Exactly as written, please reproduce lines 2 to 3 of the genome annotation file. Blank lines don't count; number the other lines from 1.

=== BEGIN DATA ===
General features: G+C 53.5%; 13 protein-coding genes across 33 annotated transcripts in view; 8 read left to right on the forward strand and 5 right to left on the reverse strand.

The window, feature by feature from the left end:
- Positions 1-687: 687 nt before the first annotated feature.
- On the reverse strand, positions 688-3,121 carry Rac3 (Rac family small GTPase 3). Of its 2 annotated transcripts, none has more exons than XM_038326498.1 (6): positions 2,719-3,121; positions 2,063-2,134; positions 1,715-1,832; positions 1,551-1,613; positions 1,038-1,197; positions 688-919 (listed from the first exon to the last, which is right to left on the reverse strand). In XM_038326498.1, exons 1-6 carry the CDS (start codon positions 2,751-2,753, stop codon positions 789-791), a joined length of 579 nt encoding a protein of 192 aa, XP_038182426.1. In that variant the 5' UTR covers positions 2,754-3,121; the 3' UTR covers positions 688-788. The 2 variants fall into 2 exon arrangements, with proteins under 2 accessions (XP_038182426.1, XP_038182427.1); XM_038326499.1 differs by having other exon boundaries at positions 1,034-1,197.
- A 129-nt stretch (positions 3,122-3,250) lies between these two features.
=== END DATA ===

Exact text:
The window, feature by feature from the left end:
- Positions 1-687: 687 nt before the first annotated feature.